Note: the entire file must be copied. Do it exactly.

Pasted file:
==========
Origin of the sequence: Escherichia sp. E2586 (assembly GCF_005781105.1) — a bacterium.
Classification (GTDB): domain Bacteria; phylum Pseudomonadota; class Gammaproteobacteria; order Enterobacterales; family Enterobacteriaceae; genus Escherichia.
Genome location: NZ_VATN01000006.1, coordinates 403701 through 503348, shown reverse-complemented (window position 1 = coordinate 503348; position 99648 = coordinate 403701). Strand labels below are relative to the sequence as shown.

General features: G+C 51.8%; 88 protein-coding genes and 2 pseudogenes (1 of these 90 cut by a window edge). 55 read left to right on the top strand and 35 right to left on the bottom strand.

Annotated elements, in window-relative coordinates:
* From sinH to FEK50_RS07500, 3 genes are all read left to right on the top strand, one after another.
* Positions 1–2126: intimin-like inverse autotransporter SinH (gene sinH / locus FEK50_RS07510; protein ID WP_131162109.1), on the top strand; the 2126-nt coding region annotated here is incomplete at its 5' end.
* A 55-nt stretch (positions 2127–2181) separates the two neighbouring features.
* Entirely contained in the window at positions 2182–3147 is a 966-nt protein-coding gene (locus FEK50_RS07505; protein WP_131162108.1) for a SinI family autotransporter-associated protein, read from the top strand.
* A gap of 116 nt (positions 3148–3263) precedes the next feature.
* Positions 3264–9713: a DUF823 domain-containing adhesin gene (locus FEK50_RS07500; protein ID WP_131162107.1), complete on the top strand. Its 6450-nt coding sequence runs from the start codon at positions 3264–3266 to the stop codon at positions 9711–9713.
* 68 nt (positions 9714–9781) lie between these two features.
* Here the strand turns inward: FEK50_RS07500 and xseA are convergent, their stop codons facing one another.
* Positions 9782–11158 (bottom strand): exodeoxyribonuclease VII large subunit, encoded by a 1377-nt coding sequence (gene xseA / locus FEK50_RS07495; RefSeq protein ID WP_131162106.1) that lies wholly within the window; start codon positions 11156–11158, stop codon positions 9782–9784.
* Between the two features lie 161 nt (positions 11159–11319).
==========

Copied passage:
Origin of the sequence: Escherichia sp. E2586 (assembly GCF_005781105.1) — a bacterium.
Classification (GTDB): domain Bacteria; phylum Pseudomonadota; class Gammaproteobacteria; order Enterobacterales; family Enterobacteriaceae; genus Escherichia.
Genome location: NZ_VATN01000006.1, coordinates 403701 through 503348, shown reverse-complemented (window position 1 = coordinate 503348; position 99648 = coordinate 403701). Strand labels below are relative to the sequence as shown.

General features: G+C 51.8%; 88 protein-coding genes and 2 pseudogenes (1 of these 90 cut by a window edge). 55 read left to right on the top strand and 35 right to left on the bottom strand.

Annotated elements, in window-relative coordinates:
* From sinH to FEK50_RS07500, 3 genes are all read left to right on the top strand, one after another.
* Positions 1–2126: intimin-like inverse autotransporter SinH (gene sinH / locus FEK50_RS07510; protein ID WP_131162109.1), on the top strand; the 2126-nt coding region annotated here is incomplete at its 5' end.
* A 55-nt stretch (positions 2127–2181) separates the two neighbouring features.
* Entirely contained in the window at positions 2182–3147 is a 966-nt protein-coding gene (locus FEK50_RS07505; protein WP_131162108.1) for a SinI family autotransporter-associated protein, read from the top strand.
* A gap of 116 nt (positions 3148–3263) precedes the next feature.
* Positions 3264–9713: a DUF823 domain-containing adhesin gene (locus FEK50_RS07500; protein ID WP_131162107.1), complete on the top strand. Its 6450-nt coding sequence runs from the start codon at positions 3264–3266 to the stop codon at positions 9711–9713.
* 68 nt (positions 9714–9781) lie between these two features.
* Here the strand turns inward: FEK50_RS07500 and xseA are convergent, their stop codons facing one another.
* Positions 9782–11158 (bottom strand): exodeoxyribonuclease VII large subunit, encoded by a 1377-nt coding sequence (gene xseA / locus FEK50_RS07495; RefSeq protein ID WP_131162106.1) that lies wholly within the window; start codon positions 11156–11158, stop codon positions 9782–9784.
* Between the two features lie 161 nt (positions 11159–11319).